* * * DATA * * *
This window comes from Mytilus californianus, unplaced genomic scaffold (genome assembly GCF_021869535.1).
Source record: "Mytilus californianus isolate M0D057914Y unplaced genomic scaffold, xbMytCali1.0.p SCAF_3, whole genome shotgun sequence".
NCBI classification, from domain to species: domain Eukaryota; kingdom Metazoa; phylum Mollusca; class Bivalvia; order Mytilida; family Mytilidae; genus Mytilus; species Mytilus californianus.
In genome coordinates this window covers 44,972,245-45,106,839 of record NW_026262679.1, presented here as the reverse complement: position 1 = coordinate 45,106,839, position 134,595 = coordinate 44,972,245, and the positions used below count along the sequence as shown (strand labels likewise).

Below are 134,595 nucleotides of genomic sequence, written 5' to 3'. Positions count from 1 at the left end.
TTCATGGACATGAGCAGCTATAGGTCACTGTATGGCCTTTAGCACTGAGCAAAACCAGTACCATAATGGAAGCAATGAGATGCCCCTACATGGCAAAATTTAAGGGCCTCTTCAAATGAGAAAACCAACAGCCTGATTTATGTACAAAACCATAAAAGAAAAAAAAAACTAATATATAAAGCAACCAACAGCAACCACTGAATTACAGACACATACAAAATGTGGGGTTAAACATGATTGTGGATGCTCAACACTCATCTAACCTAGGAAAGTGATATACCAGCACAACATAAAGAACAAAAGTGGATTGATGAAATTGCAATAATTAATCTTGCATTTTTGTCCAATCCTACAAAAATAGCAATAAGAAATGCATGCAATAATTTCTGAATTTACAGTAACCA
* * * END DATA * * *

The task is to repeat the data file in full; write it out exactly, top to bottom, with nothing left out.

This window comes from Mytilus californianus, unplaced genomic scaffold (genome assembly GCF_021869535.1).
Source record: "Mytilus californianus isolate M0D057914Y unplaced genomic scaffold, xbMytCali1.0.p SCAF_3, whole genome shotgun sequence".
NCBI classification, from domain to species: domain Eukaryota; kingdom Metazoa; phylum Mollusca; class Bivalvia; order Mytilida; family Mytilidae; genus Mytilus; species Mytilus californianus.
In genome coordinates this window covers 44,972,245-45,106,839 of record NW_026262679.1, presented here as the reverse complement: position 1 = coordinate 45,106,839, position 134,595 = coordinate 44,972,245, and the positions used below count along the sequence as shown (strand labels likewise).

Below are 134,595 nucleotides of genomic sequence, written 5' to 3'. Positions count from 1 at the left end.
TTCATGGACATGAGCAGCTATAGGTCACTGTATGGCCTTTAGCACTGAGCAAAACCAGTACCATAATGGAAGCAATGAGATGCCCCTACATGGCAAAATTTAAGGGCCTCTTCAAATGAGAAAACCAACAGCCTGATTTATGTACAAAACCATAAAAGAAAAAAAAAACTAATATATAAAGCAACCAACAGCAACCACTGAATTACAGACACATACAAAATGTGGGGTTAAACATGATTGTGGATGCTCAACACTCATCTAACCTAGGAAAGTGATATACCAGCACAACATAAAGAACAAAAGTGGATTGATGAAATTGCAATAATTAATCTTGCATTTTTGTCCAATCCTACAAAAATAGCAATAAGAAATGCATGCAATAATTTCTGAATTTACAGTAACCA